File BL/CS 7/16/2 - Indenture, Revd Edmund Beddingfield of Bishops Cleeve, Gloucs, and Thomas Beddingfield of Darsham, Suffolk, grandchild and heir of Sir Thomas Beddingfield, late of Darsham, (2) Dr William Bell of St Sepulchre's London and Richard Masters of St Paul's Churchyard, draper, (3) Dr John Masters of St Martin in the Fields, Francis Gillow of London, John and Edmund Rolph of London, goldsmiths: sale of rent charge granted by Edmund Thorisby and son Thomas to Beddingfields, 1 Aug 1628, out of manor of Haveless in Mintlyn and other property in Mintlyn

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BL/CS 7/16/2

Title

Indenture, Revd Edmund Beddingfield of Bishops Cleeve, Gloucs, and Thomas Beddingfield of Darsham, Suffolk, grandchild and heir of Sir Thomas Beddingfield, late of Darsham, (2) Dr William Bell of St Sepulchre's London and Richard Masters of St Paul's Churchyard, draper, (3) Dr John Masters of St Martin in the Fields, Francis Gillow of London, John and Edmund Rolph of London, goldsmiths: sale of rent charge granted by Edmund Thorisby and son Thomas to Beddingfields, 1 Aug 1628, out of manor of Haveless in Mintlyn and other property in Mintlyn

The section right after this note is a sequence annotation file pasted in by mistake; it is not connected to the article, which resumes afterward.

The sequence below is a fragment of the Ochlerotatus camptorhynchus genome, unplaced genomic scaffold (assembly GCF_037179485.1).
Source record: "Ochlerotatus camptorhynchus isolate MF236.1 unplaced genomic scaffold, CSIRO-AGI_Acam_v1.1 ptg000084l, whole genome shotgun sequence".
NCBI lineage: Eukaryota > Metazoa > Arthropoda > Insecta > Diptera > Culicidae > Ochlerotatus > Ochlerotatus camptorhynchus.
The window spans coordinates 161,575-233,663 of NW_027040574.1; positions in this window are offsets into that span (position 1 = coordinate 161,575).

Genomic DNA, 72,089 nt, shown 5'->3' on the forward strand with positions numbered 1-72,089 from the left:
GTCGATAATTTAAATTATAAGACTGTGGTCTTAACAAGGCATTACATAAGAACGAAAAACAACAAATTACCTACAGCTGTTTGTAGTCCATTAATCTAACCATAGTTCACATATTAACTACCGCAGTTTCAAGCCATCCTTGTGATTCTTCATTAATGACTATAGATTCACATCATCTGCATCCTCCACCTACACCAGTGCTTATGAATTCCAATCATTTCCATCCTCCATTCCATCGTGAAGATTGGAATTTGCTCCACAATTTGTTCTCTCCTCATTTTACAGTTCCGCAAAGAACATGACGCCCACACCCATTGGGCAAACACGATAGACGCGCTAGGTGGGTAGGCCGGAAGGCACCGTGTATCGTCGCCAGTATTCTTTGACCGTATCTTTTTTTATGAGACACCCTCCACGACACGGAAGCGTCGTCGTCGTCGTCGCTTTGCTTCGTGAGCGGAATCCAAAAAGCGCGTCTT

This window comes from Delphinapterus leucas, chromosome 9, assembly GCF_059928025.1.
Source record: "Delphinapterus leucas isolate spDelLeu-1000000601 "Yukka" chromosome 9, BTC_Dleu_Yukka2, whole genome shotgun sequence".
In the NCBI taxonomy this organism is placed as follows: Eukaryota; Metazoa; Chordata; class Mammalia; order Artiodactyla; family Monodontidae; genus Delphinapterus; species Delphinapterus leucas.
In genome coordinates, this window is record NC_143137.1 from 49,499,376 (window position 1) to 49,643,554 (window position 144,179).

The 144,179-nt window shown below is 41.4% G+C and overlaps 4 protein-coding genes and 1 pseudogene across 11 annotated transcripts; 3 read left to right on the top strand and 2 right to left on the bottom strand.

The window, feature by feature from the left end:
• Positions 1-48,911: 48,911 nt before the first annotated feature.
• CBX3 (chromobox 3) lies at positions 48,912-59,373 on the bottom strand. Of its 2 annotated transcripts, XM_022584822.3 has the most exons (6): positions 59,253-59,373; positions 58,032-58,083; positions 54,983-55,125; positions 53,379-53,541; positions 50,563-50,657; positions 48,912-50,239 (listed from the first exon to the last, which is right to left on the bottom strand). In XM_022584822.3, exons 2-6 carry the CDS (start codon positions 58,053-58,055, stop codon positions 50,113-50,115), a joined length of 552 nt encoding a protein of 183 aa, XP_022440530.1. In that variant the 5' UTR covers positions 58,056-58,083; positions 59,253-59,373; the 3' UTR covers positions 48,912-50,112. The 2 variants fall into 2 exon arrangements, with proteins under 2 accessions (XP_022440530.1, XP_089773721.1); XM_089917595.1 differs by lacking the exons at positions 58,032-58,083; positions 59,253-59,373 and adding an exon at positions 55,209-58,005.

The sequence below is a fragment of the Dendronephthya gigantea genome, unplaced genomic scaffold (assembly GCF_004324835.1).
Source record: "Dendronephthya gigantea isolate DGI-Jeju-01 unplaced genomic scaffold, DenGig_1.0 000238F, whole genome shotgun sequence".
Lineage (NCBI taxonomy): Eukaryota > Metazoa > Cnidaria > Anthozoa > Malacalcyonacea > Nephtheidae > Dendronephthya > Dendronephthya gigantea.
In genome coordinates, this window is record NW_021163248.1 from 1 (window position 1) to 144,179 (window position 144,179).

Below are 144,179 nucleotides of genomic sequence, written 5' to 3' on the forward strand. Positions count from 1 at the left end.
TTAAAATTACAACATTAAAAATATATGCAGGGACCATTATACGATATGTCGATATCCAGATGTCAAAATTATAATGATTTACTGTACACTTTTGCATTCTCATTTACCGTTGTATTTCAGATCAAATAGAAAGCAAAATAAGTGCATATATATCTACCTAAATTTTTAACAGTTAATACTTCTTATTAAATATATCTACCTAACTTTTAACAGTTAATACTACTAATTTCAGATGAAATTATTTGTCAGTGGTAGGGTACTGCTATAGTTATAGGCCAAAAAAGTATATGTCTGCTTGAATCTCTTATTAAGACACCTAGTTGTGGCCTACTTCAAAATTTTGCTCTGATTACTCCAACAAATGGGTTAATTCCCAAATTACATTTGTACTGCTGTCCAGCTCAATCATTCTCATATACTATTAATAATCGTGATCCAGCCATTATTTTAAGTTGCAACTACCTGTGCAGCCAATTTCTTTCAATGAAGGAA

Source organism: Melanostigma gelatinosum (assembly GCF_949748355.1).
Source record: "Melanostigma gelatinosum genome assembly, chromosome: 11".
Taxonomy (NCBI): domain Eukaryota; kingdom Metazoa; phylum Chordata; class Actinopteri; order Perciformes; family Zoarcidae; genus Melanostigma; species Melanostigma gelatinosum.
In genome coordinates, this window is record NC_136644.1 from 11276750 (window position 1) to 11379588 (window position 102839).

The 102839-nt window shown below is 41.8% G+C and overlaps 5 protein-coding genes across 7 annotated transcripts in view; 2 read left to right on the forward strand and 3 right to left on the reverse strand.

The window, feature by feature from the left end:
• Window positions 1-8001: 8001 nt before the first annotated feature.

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  • 29 Jun 1683 (Creation)

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parchment

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(1189-1925)

Administrative history

TAKEN FROM BLOMEFIELD: William, son of Richard, gave to the monks of Castleacre, his land at Agonalosa, which they formerly held of him, with one Rodulf, to which deed, Robert, son of William Milo Basset, Walter de Cheravilla, Rain. de Marham, Robert de Wibravilla, &c. were witnesses.
John, prior of Norwich, and all the convent, by deed, gave to the aforesaid monks, land at Mintlinghe, called Oggesland.
Henry, prior of Castleacre, gave to William, the prior of Linn, totam Hagnelosam, to be held for 24 years, at the yearly farm rent of 20s. and all their land in Mintlingis, which is held of the church of St. Margaret of Linn.
This deed is dated on the day after the feast of St. Margaret 1182; witnesses, William de Merlai, Ralph, the Bishop's chaplain, Ralph capellane, of Acre, Mr. Walter de Candue, Mr. Steph. de Binham, Mr. Roger de Norwic, William de Gernemue, &c.—By totam Hagnelosam, no doubt, was meant what was afterwards called Haveless in Mintling, where the seat of the Thorsbys was; and the prior of Lynn was obliged to pay 20s. per ann. at Castleacre, on the feast of Easter, and for default, a distrain might be made at Haclose, and Mintling.
In the 14th year of Edward I. mention is made of William and Henry de Havelose of Mintling.
From: 'Freebridge Hundred and Half: Mintling', An Essay towards a Topographical History of the County of Norfolk: volume 8, pp. 425-439. URL: http://www.british-history.ac.uk/report.aspx?compid=78487&strquery=hav Date accessed: 15 July 2013.
The Inclosure Act of 1808 states that 'William Bagge is or claims to be Lord or Owner of the Manor or reputed Manor of Havelesse in Mintlyn' [NRO, DCN 53/4/2].

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740aa35a-9e28-4c7b-8308-c95ac329d104

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Created 10/03/2009 by Droip. Modified 01/08/2019 by Catherine.Collins.

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